Help Save Wombats from the Itch


Blue Mountains’ wombats are in dire straits as mange devastates populations – but you can help by simple recording sightings of this lovable creature.

By Julie Miller

With their rotund bodies, cute underbite and backwards-facing pouches, Bare-nosed wombats are one of Australia’s most beloved marsupials. But although officially listed as having “no known threats”, wombat populations are in serious decline across Australia as they fall victim to a terrible, fatal disease – mange.

Carried into Australia by foxes brought over by early settlers, mange – caused by the sarcoptes scabiei mite – affects many species, including humans (resulting in scabies). But with the mites thriving in soil, wombats are especially susceptible - and for them, the disease can be fatal.

“The reason it affects wombats so badly is that they have an allergic reaction to it,” explains Melinda Kerr from Kanimbla Wombats, a wildlife rescue group based in the Kanimbla Valley west of Blackheath. “The mites lay eggs, and this causes an allergic reaction, which results in plaquing and secondary infection. It slowly eats away at them, affecting their metabolism until they eventually die.”

The first sign that a wombat may be suffering from mange is seeing it out and about in broad daylight. This is not normal behaviour for a nocturnal creature, and a clear indicator that it may be sick. Another sign is chunks of dry, scaly skin (known as plaquing), making it look like the wombat has been burnt. This may even spread to their eyes and ears, causing them to go blind and deaf.

The good news is, however, that mange can be treated. There are three different methods of treatment: two use the chemical moxidectin, either by direct application through a “pole and scoop” method, or by placing the chemical on a flap placed over the opening to a wombat’s burrow, with the wombat receiving a dose as it exits its home. There is also a new treatment using Bravecto - a spot-on treatment usually used to treat ticks and fleas in dogs and cats.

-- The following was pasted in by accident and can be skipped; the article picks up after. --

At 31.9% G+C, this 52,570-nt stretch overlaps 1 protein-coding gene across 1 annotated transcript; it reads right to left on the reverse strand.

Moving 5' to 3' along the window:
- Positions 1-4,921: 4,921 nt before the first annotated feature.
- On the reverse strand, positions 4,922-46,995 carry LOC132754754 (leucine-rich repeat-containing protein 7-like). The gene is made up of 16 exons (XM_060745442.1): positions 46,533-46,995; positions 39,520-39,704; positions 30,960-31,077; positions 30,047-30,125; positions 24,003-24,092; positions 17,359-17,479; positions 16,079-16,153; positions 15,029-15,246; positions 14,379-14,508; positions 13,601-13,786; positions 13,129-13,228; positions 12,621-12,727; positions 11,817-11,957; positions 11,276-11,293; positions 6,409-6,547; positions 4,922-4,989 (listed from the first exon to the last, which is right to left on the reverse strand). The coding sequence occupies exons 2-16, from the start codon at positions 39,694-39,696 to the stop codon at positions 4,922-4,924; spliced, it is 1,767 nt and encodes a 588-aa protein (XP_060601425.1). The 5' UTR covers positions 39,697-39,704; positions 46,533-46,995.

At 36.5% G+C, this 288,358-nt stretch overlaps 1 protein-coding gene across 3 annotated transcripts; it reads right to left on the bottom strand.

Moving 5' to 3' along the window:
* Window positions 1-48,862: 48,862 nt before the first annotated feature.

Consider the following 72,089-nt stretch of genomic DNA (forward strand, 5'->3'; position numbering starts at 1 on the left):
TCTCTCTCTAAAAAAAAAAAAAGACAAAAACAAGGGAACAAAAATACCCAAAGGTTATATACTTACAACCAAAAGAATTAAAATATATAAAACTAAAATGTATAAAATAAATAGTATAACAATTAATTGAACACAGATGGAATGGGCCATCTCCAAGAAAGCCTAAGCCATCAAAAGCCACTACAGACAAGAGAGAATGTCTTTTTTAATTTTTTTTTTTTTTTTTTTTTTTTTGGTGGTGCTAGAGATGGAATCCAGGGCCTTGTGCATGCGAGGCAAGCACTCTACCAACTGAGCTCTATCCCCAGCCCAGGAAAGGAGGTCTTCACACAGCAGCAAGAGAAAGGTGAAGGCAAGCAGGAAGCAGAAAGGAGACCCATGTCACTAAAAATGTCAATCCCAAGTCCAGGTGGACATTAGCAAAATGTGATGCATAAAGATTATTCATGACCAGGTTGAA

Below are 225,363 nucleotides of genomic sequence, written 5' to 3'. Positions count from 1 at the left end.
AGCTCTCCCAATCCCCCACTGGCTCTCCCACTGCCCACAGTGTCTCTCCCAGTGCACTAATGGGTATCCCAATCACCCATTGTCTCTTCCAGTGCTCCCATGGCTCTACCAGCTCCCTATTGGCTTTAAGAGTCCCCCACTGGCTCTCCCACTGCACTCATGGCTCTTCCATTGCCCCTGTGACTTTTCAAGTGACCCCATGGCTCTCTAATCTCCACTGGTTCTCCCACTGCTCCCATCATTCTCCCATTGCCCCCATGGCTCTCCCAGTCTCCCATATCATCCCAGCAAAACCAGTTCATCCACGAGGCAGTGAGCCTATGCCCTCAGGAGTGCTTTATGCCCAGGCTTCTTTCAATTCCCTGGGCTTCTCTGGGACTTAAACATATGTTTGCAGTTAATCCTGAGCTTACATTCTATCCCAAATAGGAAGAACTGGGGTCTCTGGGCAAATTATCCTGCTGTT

As you can imagine, finding sick wombats and applying the chemicals is a time-consuming job requiring patience and dedication. As well as Kanimbla Wombats - who treat mange in the Hartley and Kanimbla Valleys and across the Central West - Blue Mountains Wombat Conservation Group is a volunteer organisation helping wombats in the Megalong Valley and the Blue Mountains. Both groups welcome volunteers, who can help with applying treatments, making flaps, assessing camera trap footage and data collection.

But everyone – whether a Blue Mountains local or a visitor on a weekend getaway - can help save wombats, simply by recording any sightings.

“If you come across a wombat, take a photo of it – that’s so important to identify it is actually has mange or not,” Melinda Kerr says. “Even if you think it looks healthy, take a photo, save the GPS coordinates of where you’ve seen the wombat, and then send it to a wildlife rescue group like WIRES.”

Melinda also encourages everyone to download the WomSAT app, an initiative of the University of Western Sydney that will help document wombat numbers across the country.

You can also donate directly to Kanimbla Wombat’s important work by purchasing Melinda’s children’s book, ‘Digger Gets the Itch’, which tells the story of a baby wombat named Digger who is treated and cured of mange.

For more information or to purchase ‘Digger Gets the Itch’, visit



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